So you’ve hired an employee. Now what?
The IRS has certain information required that you need to secure for your own records and forms you must complete.
First requirement is the Employment Eligibility Verification or Form I-9. This verifies that a new employee is legally eligible to work in the United States. In order to fill out this form your new employee must provide documentation for both identity and work eligibility.
The second step with the I-9 is to look at the documents provided, make sure they are adequate and filled out correctly. Then it is your responsibility to keep this form in the employee records. If you are visited by an immigration officer or labor official that wants to inspect employee documentation, this form is your proof that you’ve verified the employee’s work eligibility.
All new hires are also required to complete Form W-4 before their first paycheck can be issued. The information collected on this form includes marital status, number of dependents, and any additional withholding amounts. Using the worksheets, your employee can calculate withholding for federal income taxes.
Make sure to always use the most recent version of the W-4 form. You also do not need to keep copies of all W-4s, only the most recent one an employee has filled out. Sometimes an employee will find they need to change their dependent claims or withholding amount, and this is fine. It is your responsibility to keep track of the latest changes and ensure the employee’s paycheck reflects the newest information.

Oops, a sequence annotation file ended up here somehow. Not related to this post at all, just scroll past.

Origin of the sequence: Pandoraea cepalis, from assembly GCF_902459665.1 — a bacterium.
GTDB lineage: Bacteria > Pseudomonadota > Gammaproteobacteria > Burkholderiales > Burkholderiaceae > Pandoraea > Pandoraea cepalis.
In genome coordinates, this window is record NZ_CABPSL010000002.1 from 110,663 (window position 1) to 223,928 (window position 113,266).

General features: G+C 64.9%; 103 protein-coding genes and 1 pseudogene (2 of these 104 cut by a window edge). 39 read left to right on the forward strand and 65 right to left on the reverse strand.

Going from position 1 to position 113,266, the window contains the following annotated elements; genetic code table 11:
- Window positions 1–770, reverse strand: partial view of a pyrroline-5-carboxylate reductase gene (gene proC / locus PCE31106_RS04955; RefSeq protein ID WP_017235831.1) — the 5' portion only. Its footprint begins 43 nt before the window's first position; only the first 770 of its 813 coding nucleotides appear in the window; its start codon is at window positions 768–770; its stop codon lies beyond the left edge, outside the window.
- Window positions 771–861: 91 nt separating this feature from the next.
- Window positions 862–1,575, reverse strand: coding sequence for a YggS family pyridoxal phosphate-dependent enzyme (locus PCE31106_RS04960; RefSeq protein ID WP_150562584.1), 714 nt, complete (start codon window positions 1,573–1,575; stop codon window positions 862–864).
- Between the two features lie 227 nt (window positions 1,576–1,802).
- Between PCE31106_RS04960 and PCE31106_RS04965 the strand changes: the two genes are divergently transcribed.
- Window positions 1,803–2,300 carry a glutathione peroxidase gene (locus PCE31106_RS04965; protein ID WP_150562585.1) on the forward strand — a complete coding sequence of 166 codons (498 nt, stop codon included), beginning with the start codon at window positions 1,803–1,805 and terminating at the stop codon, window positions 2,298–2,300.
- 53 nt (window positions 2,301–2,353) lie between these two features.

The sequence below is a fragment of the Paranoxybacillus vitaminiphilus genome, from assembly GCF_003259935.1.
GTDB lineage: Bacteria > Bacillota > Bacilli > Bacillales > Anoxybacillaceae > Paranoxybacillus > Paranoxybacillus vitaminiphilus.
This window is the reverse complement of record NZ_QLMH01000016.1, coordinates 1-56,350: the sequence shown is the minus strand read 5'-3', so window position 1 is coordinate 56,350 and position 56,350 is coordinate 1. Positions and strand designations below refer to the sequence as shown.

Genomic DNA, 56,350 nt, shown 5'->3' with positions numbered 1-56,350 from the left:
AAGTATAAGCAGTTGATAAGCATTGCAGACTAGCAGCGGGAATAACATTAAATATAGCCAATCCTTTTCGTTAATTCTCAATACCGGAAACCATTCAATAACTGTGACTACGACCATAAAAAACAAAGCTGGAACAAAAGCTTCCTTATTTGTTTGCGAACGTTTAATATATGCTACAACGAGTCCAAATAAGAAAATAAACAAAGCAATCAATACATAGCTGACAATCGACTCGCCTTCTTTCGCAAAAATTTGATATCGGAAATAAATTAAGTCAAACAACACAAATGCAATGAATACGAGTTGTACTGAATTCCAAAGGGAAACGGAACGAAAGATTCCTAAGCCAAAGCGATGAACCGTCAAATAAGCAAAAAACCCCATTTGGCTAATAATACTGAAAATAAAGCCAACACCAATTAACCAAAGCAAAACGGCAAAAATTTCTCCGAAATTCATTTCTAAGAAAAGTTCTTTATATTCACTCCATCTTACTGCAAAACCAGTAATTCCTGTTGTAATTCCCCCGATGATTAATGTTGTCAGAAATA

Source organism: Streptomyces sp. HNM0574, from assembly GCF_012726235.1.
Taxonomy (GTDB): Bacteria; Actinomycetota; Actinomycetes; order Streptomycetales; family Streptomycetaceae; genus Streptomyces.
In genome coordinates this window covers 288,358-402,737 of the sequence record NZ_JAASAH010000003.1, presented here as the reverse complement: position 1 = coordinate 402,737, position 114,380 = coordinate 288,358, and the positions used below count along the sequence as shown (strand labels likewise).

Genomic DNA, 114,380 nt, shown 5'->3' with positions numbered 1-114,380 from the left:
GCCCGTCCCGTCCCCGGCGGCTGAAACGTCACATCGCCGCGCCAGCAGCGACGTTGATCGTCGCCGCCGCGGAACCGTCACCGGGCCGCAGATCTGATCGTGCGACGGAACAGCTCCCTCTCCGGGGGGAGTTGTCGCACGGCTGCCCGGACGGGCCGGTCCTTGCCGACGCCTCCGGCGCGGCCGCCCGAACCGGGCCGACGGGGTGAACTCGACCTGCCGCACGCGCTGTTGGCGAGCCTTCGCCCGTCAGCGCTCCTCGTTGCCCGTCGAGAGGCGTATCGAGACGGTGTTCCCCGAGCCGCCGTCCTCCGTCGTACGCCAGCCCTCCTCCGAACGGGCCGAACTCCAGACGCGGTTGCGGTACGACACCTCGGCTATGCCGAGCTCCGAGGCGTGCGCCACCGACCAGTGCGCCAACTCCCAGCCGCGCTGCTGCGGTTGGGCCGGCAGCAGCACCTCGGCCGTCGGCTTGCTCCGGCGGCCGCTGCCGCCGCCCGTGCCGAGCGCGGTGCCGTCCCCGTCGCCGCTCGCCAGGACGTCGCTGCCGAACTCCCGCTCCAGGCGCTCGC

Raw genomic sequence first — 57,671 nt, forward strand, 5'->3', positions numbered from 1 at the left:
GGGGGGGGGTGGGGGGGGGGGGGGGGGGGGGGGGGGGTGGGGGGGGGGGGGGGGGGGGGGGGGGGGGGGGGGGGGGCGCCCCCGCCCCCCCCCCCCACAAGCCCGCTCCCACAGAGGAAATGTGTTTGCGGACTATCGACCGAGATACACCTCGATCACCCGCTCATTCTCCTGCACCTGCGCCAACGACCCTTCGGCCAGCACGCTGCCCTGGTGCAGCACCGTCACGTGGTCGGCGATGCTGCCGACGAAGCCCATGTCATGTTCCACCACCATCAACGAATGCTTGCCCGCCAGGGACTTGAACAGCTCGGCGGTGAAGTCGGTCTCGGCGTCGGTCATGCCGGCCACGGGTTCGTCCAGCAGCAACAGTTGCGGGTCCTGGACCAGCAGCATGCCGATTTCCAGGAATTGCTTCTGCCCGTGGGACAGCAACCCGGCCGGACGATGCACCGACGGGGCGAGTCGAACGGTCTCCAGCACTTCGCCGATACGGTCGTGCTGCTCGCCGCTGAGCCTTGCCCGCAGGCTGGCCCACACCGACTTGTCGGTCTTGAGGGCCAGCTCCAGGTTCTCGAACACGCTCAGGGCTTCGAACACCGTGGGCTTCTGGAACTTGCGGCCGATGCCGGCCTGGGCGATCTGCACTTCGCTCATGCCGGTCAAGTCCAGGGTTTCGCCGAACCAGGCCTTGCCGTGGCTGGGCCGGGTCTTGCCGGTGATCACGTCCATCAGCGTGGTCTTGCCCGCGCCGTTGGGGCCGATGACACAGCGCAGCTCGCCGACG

The State of Indiana also requires a State Withholding Form. The same information will apply here: number of dependents, additional withholding amounts, but also your county of residence and county of employment.
Every new employee should complete a job application form. This is suggested even if they already submitted a resume or applied another way. Your application should contain information to be used for verification, like previous employers and education, and should include work ethic statements for the new employee to read and sign. These will include validation that the information on the application is true and correct, and allow you, the employer, to conduct reference and/or background checks as needed.
Having this in writing protects you from an applicant making fraudulent claims and with their signature of acceptance, allows you to take action if needed.
There are other documents you could keep on file to make sure your employee understands what is expected of them in your company. I’ve compiled a short list that includes the required forms and also several recommended ones.
• Form I-9 (required)
• Form W-4 (required)
• State Withholding (required)
• Job Application
• Direct Deposit Information
• Employee Handbook
• Employee Benefits
As an employer, you are required to keep excellent records on payroll and payroll taxes, to withhold taxes from employee pay, and to make periodic reports and payments. Next week I’ll share exactly what you should be keeping, sending and paying to stay on track with payroll taxes.
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